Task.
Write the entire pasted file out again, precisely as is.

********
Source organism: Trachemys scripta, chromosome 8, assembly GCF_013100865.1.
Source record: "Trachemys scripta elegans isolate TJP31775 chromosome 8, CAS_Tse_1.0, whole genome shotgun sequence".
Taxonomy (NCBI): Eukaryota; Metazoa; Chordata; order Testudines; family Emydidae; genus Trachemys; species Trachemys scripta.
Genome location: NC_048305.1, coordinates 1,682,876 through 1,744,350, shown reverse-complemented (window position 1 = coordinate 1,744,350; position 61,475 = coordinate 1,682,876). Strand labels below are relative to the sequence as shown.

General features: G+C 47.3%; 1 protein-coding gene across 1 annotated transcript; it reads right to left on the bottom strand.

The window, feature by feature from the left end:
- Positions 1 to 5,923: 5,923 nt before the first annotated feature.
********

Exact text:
Source organism: Trachemys scripta, chromosome 8, assembly GCF_013100865.1.
Source record: "Trachemys scripta elegans isolate TJP31775 chromosome 8, CAS_Tse_1.0, whole genome shotgun sequence".
Taxonomy (NCBI): Eukaryota; Metazoa; Chordata; order Testudines; family Emydidae; genus Trachemys; species Trachemys scripta.
Genome location: NC_048305.1, coordinates 1,682,876 through 1,744,350, shown reverse-complemented (window position 1 = coordinate 1,744,350; position 61,475 = coordinate 1,682,876). Strand labels below are relative to the sequence as shown.

General features: G+C 47.3%; 1 protein-coding gene across 1 annotated transcript; it reads right to left on the bottom strand.

The window, feature by feature from the left end:
- Positions 1 to 5,923: 5,923 nt before the first annotated feature.